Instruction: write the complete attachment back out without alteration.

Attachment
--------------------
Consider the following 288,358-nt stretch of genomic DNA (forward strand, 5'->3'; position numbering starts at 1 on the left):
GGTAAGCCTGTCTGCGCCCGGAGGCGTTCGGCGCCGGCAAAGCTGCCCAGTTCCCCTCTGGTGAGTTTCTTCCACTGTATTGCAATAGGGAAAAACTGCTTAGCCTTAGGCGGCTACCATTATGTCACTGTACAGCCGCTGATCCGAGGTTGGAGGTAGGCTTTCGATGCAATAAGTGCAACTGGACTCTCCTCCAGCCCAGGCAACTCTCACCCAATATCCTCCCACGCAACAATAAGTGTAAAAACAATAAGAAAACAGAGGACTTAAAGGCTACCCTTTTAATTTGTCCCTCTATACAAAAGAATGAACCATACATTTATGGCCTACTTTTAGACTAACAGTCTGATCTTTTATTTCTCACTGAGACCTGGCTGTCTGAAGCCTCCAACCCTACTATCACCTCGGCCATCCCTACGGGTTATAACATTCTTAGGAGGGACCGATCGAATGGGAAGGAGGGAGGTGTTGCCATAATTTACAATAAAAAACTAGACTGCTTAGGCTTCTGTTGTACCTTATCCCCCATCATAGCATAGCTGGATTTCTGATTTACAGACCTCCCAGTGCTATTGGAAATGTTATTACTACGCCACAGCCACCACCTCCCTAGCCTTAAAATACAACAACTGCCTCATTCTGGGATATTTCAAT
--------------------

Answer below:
Consider the following 288,358-nt stretch of genomic DNA (forward strand, 5'->3'; position numbering starts at 1 on the left):
GGTAAGCCTGTCTGCGCCCGGAGGCGTTCGGCGCCGGCAAAGCTGCCCAGTTCCCCTCTGGTGAGTTTCTTCCACTGTATTGCAATAGGGAAAAACTGCTTAGCCTTAGGCGGCTACCATTATGTCACTGTACAGCCGCTGATCCGAGGTTGGAGGTAGGCTTTCGATGCAATAAGTGCAACTGGACTCTCCTCCAGCCCAGGCAACTCTCACCCAATATCCTCCCACGCAACAATAAGTGTAAAAACAATAAGAAAACAGAGGACTTAAAGGCTACCCTTTTAATTTGTCCCTCTATACAAAAGAATGAACCATACATTTATGGCCTACTTTTAGACTAACAGTCTGATCTTTTATTTCTCACTGAGACCTGGCTGTCTGAAGCCTCCAACCCTACTATCACCTCGGCCATCCCTACGGGTTATAACATTCTTAGGAGGGACCGATCGAATGGGAAGGAGGGAGGTGTTGCCATAATTTACAATAAAAAACTAGACTGCTTAGGCTTCTGTTGTACCTTATCCCCCATCATAGCATAGCTGGATTTCTGATTTACAGACCTCCCAGTGCTATTGGAAATGTTATTACTACGCCACAGCCACCACCTCCCTAGCCTTAAAATACAACAACTGCCTCATTCTGGGATATTTCAAT